A beautiful, green lawn is desired by nearly every homeowner with a yard. Unfortunately, however, most lawns are patchy, thin, and full of weeds. If you have a lawn that needs improvement (or if you are growing a new lawn completely from scratch), this article will show you all the steps in planting a beautiful lawn from grass seed.
To plant a lawn from scratch, start by removing any weeds, sticks, debris etc. from your yard. In some cases, you may want to apply a chemical week killer. Next, test the soil to determine if any pH adjustments or fertilizer is needed. Till or aerate the soil in order to loosen the dirt and prepare it for the sowing of grass seed. Select a grass seed that is suitable for your climate and evenly apply grass seed using a broadcast seed spreader. After applying grass seed, gently rake the seed into the soil and then water the application area two times per day. Be sure to keep the soil and grass seed moist during the entire germination period – which is typically two weeks.
This article will teach you how to plant a new lawn from scratch – so that you can go from this:
Before getting started, here are some “MUST HAVE” Tools and Materials for your grass seed planting project:
Now, let’s begin planting a new lawn from scratch. If you are more of a visual learner, you can watch my “How to Grow Grass” Video on YouTube!
1. Remove Existing Weeds and Debris From Your Lawn
Although it goes without saying, you want to remove any sticks, rocks, debris, etc. from your existing lawn before you can begin thinking about planting new grass. Use a rake to remove roots, leaves, weeds, sticks, or anything else that might hinder your ability to grow new grass.
If your existing yard has a lot of weeds, you may want to consider using a chemical weed killer or herbicide. For my lawn, I chose to go “all natural” and I skipped the chemical week killer. As a result, my yard is far from weed-free – but it is chemical-free.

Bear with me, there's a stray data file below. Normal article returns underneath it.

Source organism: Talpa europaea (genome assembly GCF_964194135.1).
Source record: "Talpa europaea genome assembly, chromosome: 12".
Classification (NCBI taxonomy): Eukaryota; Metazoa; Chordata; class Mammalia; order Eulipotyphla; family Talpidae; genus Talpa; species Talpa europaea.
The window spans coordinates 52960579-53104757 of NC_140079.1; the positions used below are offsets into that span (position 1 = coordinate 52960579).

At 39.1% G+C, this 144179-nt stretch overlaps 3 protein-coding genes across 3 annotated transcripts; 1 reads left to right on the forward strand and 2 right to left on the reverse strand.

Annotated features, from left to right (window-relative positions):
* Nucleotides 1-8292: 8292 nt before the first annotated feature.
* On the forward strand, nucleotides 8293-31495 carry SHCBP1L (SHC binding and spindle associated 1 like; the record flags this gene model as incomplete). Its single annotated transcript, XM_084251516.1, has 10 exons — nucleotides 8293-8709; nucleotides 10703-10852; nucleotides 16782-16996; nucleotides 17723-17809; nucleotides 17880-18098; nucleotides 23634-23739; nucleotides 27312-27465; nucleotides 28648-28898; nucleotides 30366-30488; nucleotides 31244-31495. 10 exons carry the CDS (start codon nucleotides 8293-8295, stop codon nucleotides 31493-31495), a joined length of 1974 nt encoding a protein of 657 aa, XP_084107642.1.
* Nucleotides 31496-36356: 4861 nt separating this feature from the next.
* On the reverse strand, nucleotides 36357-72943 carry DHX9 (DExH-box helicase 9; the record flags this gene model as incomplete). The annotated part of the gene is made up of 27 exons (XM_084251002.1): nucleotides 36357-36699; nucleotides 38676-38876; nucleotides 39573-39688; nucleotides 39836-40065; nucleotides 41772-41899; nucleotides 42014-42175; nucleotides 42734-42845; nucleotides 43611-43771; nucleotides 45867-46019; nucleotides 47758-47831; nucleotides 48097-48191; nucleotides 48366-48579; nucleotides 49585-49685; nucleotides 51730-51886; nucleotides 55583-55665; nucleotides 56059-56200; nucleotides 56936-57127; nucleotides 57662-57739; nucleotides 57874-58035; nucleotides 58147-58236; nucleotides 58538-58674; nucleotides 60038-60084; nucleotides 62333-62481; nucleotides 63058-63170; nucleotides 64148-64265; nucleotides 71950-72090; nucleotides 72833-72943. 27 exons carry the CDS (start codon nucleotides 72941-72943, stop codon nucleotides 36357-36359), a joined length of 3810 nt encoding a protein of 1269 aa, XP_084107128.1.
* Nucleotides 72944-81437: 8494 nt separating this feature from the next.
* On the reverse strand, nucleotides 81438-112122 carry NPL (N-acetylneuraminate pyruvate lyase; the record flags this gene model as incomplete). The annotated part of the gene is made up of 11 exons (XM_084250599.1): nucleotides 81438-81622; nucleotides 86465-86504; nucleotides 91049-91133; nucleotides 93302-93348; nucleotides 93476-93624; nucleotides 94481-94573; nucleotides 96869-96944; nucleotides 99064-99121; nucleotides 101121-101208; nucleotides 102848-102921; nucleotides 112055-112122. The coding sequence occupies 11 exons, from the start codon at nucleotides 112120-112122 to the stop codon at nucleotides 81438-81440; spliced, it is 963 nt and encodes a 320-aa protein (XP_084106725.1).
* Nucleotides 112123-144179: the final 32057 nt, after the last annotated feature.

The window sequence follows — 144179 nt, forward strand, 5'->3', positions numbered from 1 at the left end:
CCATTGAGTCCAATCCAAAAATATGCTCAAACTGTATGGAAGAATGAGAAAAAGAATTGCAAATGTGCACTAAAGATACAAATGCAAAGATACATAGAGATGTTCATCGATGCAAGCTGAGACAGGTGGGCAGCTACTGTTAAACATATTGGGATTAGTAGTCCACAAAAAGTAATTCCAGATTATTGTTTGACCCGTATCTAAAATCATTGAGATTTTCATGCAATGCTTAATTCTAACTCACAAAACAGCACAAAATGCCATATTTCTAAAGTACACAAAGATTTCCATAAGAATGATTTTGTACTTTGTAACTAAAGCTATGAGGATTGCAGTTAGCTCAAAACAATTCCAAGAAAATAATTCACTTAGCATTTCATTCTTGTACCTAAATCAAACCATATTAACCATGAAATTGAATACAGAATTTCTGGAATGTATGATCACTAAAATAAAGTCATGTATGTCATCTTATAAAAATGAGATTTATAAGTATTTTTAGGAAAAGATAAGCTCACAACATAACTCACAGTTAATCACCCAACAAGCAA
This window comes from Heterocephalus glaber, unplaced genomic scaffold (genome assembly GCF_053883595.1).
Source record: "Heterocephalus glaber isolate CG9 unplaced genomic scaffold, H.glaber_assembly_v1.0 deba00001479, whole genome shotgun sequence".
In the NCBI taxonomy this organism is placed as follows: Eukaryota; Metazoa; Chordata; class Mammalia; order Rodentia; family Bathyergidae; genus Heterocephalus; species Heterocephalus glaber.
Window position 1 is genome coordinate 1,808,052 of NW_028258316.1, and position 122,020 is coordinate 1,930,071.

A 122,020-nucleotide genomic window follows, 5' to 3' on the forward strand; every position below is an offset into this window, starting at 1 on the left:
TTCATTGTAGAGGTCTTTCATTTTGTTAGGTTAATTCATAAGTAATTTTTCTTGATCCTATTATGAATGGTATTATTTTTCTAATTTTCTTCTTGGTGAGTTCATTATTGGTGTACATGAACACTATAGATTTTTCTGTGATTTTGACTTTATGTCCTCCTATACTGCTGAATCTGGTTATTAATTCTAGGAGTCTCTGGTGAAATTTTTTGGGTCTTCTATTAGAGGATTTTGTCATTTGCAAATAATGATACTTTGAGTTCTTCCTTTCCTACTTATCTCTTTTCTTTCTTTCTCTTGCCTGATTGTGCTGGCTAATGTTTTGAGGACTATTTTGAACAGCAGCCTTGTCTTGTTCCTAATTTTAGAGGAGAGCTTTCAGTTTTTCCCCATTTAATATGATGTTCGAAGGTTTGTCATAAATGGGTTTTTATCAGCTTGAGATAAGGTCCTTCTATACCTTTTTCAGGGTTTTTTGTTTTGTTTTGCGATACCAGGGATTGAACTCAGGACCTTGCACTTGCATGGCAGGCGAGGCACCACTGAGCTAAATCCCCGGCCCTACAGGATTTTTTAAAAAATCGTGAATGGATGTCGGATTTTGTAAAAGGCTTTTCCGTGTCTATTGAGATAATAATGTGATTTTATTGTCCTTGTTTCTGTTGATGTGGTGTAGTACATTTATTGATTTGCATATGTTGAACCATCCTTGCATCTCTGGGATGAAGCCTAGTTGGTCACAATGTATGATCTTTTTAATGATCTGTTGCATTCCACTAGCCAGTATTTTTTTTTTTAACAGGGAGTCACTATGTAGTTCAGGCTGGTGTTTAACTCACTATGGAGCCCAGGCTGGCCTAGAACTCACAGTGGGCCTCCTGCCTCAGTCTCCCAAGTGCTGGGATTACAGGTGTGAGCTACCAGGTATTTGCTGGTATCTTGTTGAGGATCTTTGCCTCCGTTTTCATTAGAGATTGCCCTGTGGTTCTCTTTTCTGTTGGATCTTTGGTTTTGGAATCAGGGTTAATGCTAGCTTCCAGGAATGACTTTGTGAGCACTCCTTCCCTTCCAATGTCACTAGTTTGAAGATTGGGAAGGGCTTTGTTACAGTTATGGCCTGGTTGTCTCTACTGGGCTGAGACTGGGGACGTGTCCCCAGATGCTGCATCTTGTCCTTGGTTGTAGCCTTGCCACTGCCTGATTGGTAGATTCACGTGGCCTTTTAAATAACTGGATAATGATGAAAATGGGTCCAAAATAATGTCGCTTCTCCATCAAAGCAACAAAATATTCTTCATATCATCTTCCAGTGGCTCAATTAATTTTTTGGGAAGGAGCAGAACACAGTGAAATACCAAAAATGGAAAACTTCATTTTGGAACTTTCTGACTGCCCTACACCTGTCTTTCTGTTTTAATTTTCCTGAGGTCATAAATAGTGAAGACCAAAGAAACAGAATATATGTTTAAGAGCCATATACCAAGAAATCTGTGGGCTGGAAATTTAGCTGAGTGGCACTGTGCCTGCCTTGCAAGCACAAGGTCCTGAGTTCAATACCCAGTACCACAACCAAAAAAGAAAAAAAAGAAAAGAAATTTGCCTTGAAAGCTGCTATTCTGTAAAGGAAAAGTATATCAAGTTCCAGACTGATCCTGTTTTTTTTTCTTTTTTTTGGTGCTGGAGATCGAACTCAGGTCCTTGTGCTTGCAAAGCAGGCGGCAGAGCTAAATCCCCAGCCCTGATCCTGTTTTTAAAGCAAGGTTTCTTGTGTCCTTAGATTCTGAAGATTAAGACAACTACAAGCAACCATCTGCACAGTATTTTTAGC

If you want to go with a chemical weed killer, I recommend that you perform your own research. Some of the products and chemicals used to kill weeds may be harmful.
After removing the weeds and debris from your existing yard, you can move on to the next step.
2. Test the Soil for pH and Nutrient Deficiencies
If your native soil is unhealthy, you are going to have a very hard time trying to grow healthy, green grass. As a result, I highly recommend that you test your soil for pH, nutrients, etc. You can buy a cheap soil tester on Amazon that will help you to diagnose any issues (if any) with your existing soils.
For example, if you find that your existing soil is too acidic (pH below 7), you may need to add lime to your soil. Additionally, nutrients such as nitrogen may need to be added.
Test your soil and perform research as necessary to ensure that your soil is healthy prior to proceeding with the next steps.
3. Till or Aerate the Soil
In most cases, you will want to till your existing soil in order to loosen it up prior to the planting of grass seed. You can rent a soil tiller from most big box stores (Home Depot, Lowes, etc.). Choose a soil tiller that is suitable for the size of your lawn and till the soil in accordance with the manufacturer’s recommendations.
Soil tilling is especially important if your soil is dry, compacted, or clay-like. You want to ensure that you have a loose soil layer before planting your grass seed.
If you have an existing lawn that you are simply trying to improve, you may not need to till your soil. Instead, you may want to consider aerating the soil. Aerating is similar to tilling in that it helps to loosen and aerate the soil. However, it accomplishes this by making a bunch of “plug”-like holes into the lawn.
Do some research to determine if tilling or aerating is better for your soil.